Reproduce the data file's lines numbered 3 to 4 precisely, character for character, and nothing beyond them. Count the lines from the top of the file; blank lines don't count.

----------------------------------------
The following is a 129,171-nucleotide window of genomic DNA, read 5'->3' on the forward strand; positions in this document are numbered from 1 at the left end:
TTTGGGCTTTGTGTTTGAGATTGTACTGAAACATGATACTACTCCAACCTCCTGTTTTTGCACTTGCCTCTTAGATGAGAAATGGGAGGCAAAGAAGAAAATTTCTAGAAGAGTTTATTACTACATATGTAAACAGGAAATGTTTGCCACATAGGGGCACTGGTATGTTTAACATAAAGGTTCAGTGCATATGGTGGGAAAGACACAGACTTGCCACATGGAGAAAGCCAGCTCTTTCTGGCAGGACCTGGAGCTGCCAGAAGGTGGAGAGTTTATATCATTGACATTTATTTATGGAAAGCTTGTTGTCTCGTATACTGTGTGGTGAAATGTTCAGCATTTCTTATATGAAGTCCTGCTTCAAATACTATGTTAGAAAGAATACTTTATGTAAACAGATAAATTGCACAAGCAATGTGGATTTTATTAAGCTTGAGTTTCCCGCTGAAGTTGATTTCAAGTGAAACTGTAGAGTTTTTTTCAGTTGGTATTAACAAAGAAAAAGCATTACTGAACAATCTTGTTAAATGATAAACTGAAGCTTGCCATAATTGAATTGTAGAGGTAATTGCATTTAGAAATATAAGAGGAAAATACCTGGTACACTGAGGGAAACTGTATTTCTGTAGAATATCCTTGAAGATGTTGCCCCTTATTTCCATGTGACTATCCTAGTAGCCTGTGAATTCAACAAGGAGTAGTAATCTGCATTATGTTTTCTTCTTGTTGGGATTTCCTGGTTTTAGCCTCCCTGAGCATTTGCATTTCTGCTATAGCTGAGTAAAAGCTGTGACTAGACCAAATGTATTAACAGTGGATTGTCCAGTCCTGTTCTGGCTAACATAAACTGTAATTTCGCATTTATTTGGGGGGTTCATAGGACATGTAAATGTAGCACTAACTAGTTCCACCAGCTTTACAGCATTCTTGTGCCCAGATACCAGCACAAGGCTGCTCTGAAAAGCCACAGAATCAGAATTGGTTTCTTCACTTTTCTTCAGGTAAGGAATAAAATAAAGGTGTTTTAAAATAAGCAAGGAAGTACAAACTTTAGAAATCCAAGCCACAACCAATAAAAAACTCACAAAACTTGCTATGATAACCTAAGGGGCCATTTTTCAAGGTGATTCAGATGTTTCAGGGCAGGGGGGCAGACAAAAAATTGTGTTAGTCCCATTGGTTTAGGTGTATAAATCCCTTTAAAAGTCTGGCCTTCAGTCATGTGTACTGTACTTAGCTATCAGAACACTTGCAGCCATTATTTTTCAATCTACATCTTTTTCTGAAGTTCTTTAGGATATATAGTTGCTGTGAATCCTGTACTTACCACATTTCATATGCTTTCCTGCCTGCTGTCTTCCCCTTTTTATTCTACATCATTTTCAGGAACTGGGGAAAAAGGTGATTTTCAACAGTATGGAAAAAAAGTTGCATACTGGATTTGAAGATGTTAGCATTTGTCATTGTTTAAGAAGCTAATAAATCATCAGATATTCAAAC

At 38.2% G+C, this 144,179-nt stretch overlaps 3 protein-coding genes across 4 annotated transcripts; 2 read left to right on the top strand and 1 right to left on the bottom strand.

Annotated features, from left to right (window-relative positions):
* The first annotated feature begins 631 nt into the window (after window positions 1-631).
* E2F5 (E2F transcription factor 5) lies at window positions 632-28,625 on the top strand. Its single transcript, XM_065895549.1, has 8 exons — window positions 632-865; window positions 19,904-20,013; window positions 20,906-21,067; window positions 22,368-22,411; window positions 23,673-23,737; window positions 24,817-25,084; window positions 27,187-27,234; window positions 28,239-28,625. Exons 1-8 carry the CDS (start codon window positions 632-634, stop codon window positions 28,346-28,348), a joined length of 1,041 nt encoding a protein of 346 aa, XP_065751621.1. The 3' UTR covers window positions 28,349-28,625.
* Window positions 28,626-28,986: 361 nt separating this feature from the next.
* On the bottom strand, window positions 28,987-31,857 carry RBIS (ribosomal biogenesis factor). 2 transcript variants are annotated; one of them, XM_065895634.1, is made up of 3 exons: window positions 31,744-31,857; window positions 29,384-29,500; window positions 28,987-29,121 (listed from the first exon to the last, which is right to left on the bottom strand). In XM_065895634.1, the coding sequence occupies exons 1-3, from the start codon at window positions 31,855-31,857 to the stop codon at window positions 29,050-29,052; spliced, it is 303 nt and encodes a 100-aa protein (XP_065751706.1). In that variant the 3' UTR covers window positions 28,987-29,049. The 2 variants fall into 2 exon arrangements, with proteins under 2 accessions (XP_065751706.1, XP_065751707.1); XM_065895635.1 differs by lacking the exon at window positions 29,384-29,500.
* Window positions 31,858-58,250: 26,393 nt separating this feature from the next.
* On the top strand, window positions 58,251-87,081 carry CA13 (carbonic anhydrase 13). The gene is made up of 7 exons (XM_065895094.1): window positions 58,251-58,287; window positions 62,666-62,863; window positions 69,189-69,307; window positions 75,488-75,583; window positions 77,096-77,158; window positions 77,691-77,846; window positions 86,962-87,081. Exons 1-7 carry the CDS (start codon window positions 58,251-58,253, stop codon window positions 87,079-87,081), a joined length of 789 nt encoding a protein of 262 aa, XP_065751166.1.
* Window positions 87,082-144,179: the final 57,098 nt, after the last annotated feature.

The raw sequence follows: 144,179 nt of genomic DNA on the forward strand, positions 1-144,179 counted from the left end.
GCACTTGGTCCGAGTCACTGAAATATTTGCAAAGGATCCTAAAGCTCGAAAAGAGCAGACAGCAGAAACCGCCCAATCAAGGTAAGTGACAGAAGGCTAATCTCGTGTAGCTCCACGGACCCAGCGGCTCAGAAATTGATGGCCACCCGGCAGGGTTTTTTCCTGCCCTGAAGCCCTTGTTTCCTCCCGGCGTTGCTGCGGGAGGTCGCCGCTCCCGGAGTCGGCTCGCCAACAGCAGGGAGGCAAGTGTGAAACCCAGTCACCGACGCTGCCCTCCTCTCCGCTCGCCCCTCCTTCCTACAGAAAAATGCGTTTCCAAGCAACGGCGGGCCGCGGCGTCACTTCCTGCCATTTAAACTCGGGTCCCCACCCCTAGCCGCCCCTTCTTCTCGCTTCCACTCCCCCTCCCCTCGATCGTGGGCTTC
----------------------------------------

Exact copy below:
At 38.2% G+C, this 144,179-nt stretch overlaps 3 protein-coding genes across 4 annotated transcripts; 2 read left to right on the top strand and 1 right to left on the bottom strand.

Annotated features, from left to right (window-relative positions):